To JSM’s point, one thing California FAIR finally did in 1998 or so (I’m away from my notes right now; will clarify/confirm more tomorrow) was to impose steep surcharges (I believe 57%) on fire-hazard homes that didn’t comply with several safety provisions, such as clearing brush within a 100-foot radius, and I think some building-material stuff. Homeowners squawked, of course…. This would lead you to conclude that maybe, hey, here’s regulation that’s working! But then you’d have to ask — if there were no FAIR for brush-fire zones, don’t you think private companies would have come up with similar carrot-stick enticements to build safely? And wouldn’t they do that some time before 30 years?

    Related point — if I’m not mistaken, the homes that were rebuilt out of the ashes of the 1993 Laguna Hills fires did *not* have their premiums jacked, in part because they instituted all kinds of fire-safety upgrades.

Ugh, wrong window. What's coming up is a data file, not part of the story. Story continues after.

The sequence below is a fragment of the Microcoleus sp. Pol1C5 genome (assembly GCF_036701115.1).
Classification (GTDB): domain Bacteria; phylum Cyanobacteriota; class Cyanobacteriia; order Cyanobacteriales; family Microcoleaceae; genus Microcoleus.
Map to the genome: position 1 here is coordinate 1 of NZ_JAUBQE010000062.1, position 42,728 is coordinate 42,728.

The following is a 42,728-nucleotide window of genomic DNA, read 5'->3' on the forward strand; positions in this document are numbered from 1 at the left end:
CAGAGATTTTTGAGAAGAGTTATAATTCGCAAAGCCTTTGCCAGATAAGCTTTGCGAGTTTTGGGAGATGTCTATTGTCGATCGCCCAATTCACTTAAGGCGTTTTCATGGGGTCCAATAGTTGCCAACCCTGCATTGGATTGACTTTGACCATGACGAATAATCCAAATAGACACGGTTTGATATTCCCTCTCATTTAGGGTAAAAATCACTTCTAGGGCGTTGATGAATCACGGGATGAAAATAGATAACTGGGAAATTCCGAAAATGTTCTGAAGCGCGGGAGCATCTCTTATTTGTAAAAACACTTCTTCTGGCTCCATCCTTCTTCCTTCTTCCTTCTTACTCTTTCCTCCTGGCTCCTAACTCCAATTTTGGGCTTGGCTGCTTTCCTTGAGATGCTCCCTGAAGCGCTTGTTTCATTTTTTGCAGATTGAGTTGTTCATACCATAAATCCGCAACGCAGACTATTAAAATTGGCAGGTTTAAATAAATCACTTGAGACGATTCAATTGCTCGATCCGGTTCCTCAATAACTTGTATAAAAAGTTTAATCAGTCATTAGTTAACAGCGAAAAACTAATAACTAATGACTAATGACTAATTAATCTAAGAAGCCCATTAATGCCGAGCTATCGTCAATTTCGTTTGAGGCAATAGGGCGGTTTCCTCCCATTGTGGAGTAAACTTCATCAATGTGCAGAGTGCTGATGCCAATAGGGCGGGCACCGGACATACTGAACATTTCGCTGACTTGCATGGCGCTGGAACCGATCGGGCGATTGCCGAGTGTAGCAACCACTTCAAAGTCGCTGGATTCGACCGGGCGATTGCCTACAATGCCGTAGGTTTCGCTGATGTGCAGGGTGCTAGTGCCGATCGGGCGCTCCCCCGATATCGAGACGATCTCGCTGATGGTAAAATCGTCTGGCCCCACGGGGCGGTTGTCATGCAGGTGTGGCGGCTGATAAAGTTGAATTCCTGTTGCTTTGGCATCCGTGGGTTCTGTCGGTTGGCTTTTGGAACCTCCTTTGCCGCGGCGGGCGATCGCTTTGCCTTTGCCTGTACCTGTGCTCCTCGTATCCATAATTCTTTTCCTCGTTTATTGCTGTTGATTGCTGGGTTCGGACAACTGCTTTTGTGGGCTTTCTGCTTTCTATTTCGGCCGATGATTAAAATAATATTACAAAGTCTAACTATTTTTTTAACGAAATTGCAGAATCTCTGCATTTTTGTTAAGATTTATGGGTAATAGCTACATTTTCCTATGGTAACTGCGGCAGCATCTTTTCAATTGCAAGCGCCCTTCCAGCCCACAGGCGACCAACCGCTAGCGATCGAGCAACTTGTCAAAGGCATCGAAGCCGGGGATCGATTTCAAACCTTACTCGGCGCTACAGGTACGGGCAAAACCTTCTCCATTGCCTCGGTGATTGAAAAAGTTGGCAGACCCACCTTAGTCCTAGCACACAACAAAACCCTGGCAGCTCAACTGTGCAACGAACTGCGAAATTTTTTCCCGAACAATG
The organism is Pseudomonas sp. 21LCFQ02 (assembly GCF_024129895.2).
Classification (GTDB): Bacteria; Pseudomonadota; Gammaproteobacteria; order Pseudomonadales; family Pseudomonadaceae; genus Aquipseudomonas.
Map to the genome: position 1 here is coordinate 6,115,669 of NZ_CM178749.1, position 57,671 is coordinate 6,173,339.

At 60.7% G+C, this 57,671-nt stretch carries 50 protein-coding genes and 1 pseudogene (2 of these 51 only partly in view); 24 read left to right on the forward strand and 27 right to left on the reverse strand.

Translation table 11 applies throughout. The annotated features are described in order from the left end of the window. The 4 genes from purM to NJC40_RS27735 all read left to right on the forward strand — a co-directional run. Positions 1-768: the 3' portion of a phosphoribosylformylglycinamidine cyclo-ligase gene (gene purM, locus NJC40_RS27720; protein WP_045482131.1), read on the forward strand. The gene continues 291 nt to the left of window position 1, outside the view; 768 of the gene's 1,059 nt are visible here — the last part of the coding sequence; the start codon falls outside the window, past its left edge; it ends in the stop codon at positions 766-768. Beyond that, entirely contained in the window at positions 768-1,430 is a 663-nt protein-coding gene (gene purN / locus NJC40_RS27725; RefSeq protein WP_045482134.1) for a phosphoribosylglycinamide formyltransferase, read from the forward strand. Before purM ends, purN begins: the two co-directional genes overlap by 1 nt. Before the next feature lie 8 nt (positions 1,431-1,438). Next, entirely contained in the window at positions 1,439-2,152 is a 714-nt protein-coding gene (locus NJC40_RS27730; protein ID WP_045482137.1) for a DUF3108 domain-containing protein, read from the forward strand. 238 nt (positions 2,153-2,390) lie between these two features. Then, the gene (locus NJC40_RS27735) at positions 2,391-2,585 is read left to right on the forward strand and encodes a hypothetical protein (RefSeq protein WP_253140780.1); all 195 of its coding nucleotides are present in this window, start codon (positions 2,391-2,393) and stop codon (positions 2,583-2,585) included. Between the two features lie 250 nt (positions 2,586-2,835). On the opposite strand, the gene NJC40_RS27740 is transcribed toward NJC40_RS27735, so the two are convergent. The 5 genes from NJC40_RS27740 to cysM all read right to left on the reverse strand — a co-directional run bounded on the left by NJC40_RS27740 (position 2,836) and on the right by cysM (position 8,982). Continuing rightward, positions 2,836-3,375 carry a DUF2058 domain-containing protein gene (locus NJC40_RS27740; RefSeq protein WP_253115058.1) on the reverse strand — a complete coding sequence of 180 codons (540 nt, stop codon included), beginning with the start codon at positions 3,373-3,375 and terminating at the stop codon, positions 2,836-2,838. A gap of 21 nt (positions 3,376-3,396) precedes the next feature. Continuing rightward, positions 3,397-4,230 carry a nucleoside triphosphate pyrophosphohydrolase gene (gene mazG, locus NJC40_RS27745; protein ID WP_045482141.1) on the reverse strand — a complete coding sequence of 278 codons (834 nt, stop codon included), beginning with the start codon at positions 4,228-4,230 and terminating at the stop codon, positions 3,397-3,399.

Finally (and apologies for the scatter-brainedness here), what we’ll likely see in the coming months, if the Northridge Quake is any guide, is a significant spike in FAIR issuances, while firms like All-State announce policy freezes and refuse renewals (the latter has already happened). It doesn’t take a lot of imagination to see how a negative cycle can be started up.

  4. Thanks for the additional detail. I’m still wrestling with where I stand here.

    On the one hand, I support the essential rationale behind FAIR — to make up for the market failure of insurers walking out on high-risk areas — and the requirement that insurance companies subsidize it in proportion to their policy writing in the state, thereby preventing cherry picking and redlining.

    But I’m uncomfortable with the one-size-fits-all equivalence of what constitutes “risk” — fire vs. riot vs. earthquake vs. other disasters.